The Cboe Volatility Index was more than double its level a week ago. Ten-year Treasury yields fluctuated near their four- year highs, while the yen found traction as a haven from the stock turmoil.
West Texas intermediate crude slid almost to its low for the year following a report showing record production from U.S. fields. Gold fluctuated.
Traders remain on edge after the resurgent threat of inflation and higher bond yields helped trigger the burst of volatility and a pullback across the overheated global equity market.
Bulls may have to question the wisdom of buying the dip when more selling by speculators may be imminent. This week’s Treasury auctions have underwhelmed, raising the possibility that the debt selloff could steepen. Investors are also facing the prospect of Fed tightening, which could cool growth.
“There’s some big-money players that have really leveraged to the low rates forever, and they have to unwind those trades,” said Doug Cote, chief market strategist at Voya Investment Management. “They could be in full panic mode right now.”
U.K. gilts sold off and the pound rose after the Bank of England lifted its forecasts for economic growth and suggested it may need to raise interest rates faster than previously indicated. The euro fluctuated as ECB member Jens Weidmann said the central bank will monitor the impact of the currency on inflation. The yuan earlier fell the most since the currency’s devaluation in August 2015 after China reported a much narrower- than-expected trade surplus as imports jumped.
Here are some events scheduled for the remainder of this week:
* Earnings season continues.
* The Bank of Russia is set to hold a rates decision Friday, with most economists forecasting a cut.
And these are the main moves in markets:
* The S&P 500 Index fell 3.8 percent at the close in New York.
* The Dow Jones Industrial Average lost 4.1 percent and the Nasdaq 100 Index fell 4.2 percent.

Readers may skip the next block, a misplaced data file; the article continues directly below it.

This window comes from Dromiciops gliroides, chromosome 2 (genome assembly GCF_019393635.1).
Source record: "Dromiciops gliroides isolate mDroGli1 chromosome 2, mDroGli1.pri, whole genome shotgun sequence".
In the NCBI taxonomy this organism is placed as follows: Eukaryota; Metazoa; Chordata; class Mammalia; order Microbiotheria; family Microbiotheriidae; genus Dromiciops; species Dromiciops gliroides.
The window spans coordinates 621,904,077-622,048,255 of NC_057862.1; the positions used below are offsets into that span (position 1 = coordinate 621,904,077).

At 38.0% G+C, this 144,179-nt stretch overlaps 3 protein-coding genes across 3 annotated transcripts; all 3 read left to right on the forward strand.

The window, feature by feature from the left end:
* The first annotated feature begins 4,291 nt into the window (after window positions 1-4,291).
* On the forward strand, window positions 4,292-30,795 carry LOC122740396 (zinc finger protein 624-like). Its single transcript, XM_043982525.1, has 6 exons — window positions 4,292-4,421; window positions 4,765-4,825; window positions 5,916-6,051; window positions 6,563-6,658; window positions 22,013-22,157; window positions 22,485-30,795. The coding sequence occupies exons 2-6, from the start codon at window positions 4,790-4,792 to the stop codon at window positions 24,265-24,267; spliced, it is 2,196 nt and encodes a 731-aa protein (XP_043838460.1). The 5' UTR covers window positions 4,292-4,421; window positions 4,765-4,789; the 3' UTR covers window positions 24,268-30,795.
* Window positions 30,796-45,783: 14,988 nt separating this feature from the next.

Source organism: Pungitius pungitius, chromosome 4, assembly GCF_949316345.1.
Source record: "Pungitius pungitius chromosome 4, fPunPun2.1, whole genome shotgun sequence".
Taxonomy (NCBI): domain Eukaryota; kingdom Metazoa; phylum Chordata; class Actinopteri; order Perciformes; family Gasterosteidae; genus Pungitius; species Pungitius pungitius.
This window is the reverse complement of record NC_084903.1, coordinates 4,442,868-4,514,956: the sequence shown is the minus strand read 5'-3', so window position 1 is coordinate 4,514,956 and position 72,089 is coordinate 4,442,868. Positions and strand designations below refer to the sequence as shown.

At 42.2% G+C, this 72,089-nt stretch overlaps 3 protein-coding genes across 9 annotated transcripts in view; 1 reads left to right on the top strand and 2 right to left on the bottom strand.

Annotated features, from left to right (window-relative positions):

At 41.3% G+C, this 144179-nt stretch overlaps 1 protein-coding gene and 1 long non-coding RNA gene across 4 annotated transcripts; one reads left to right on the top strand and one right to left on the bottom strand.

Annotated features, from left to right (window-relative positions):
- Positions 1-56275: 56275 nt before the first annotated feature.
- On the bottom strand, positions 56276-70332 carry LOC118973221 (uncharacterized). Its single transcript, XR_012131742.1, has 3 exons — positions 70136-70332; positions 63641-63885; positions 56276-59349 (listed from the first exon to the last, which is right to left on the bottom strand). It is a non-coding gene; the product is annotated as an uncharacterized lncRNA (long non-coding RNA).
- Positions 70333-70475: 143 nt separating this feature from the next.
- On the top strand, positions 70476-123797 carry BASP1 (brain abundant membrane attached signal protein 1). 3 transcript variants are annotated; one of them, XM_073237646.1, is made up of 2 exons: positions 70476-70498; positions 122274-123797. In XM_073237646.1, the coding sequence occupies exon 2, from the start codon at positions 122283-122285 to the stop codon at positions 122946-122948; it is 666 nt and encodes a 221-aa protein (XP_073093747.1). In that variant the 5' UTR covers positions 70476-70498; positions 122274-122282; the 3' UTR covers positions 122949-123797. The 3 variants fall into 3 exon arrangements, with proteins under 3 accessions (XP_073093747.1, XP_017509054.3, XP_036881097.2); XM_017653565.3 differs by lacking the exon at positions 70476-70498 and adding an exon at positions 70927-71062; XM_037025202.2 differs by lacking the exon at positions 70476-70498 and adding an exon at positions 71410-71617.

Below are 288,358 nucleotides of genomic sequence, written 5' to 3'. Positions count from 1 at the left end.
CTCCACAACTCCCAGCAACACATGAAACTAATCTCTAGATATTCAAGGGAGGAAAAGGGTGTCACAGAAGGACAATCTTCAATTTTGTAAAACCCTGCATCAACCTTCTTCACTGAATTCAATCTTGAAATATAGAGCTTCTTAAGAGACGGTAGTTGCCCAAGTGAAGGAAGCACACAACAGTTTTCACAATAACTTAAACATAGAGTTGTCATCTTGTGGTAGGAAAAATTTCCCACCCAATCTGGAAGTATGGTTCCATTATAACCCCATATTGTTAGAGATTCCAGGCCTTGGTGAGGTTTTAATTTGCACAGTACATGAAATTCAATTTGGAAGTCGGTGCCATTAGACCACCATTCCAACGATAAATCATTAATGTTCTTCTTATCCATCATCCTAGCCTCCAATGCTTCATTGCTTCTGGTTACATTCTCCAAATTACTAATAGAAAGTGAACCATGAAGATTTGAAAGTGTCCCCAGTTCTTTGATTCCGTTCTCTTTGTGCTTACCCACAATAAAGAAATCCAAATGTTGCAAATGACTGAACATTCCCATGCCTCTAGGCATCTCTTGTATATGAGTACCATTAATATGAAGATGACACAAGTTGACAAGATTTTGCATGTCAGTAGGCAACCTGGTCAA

* The Stoxx Europe 600 Index dipped 1.6 percent.
* The U.K.’s FTSE 100 Index sank 1.5 percent.
* The MSCI Emerging Market Index fell 1.2 percent.
* The Bloomberg Dollar Spot Index advanced 0.1 percent.
* The euro fell 0.2 percent to $1.2244.
* The British pound increased 0.2 percent to $1.3905, the first advance in a week.
* The Japanese yen gained 0.4 percent to 108.85 per dollar.
* The yield on 10-year Treasuries fell less than one basis point to 2.83 percent.
* Germany’s 10-year yield climbed two basis points to 0.76 percent.
* Britain’s 10-year yield climbed seven basis points to 1.617 percent, the biggest surge in five weeks.
* West Texas Intermediate crude declined 2.2 percent to $60.41 a barrel.
* Gold fell less than 0.05 percent to $1,317.19 an ounce.
* Copper fell 0.5 percent to $6,845 per metric ton.
* The Bloomberg Commodity Index fell 0.2 percent.
–With assistance from Kailey Leinz, Brian Chappatta and Randall Jensen.
Have a wonderful evening everyone.
Our attitude towards others determines their attitude towards us.
-Earl Nightingale, 1921-1989
Carolann Steinhoff, B.Sc., CFP®, CIM, CIWM
Portfolio Manager &
Queensbury Securities Inc.,
St. Andrew’s Square,
Suite 340A, 730 View St.,